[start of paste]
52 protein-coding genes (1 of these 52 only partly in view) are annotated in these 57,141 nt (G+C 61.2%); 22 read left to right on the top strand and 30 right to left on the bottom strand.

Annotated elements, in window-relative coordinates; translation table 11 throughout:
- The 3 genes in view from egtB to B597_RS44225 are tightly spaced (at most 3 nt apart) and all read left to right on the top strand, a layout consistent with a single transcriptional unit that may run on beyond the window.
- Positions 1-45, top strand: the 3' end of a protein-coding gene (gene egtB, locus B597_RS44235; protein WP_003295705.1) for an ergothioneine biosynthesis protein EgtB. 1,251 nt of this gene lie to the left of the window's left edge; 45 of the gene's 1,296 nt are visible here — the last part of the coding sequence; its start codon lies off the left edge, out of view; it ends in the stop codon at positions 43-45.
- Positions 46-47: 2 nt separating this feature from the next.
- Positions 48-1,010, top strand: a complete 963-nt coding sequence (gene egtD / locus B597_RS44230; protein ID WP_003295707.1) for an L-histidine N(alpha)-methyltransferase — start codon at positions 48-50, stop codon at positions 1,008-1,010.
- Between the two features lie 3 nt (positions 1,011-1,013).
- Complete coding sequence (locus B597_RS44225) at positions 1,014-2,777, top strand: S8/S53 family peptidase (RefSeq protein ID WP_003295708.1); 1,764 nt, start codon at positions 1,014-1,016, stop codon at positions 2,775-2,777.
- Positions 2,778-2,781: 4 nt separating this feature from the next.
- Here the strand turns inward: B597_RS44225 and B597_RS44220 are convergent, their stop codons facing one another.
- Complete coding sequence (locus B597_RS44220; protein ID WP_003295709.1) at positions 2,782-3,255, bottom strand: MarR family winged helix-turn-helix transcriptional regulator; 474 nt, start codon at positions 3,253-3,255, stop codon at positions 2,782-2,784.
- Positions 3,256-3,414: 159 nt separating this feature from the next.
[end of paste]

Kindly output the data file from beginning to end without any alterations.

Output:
52 protein-coding genes (1 of these 52 only partly in view) are annotated in these 57,141 nt (G+C 61.2%); 22 read left to right on the top strand and 30 right to left on the bottom strand.

Annotated elements, in window-relative coordinates; translation table 11 throughout:
- The 3 genes in view from egtB to B597_RS44225 are tightly spaced (at most 3 nt apart) and all read left to right on the top strand, a layout consistent with a single transcriptional unit that may run on beyond the window.
- Positions 1-45, top strand: the 3' end of a protein-coding gene (gene egtB, locus B597_RS44235; protein WP_003295705.1) for an ergothioneine biosynthesis protein EgtB. 1,251 nt of this gene lie to the left of the window's left edge; 45 of the gene's 1,296 nt are visible here — the last part of the coding sequence; its start codon lies off the left edge, out of view; it ends in the stop codon at positions 43-45.
- Positions 46-47: 2 nt separating this feature from the next.
- Positions 48-1,010, top strand: a complete 963-nt coding sequence (gene egtD / locus B597_RS44230; protein ID WP_003295707.1) for an L-histidine N(alpha)-methyltransferase — start codon at positions 48-50, stop codon at positions 1,008-1,010.
- Between the two features lie 3 nt (positions 1,011-1,013).
- Complete coding sequence (locus B597_RS44225) at positions 1,014-2,777, top strand: S8/S53 family peptidase (RefSeq protein ID WP_003295708.1); 1,764 nt, start codon at positions 1,014-1,016, stop codon at positions 2,775-2,777.
- Positions 2,778-2,781: 4 nt separating this feature from the next.
- Here the strand turns inward: B597_RS44225 and B597_RS44220 are convergent, their stop codons facing one another.
- Complete coding sequence (locus B597_RS44220; protein ID WP_003295709.1) at positions 2,782-3,255, bottom strand: MarR family winged helix-turn-helix transcriptional regulator; 474 nt, start codon at positions 3,253-3,255, stop codon at positions 2,782-2,784.
- Positions 3,256-3,414: 159 nt separating this feature from the next.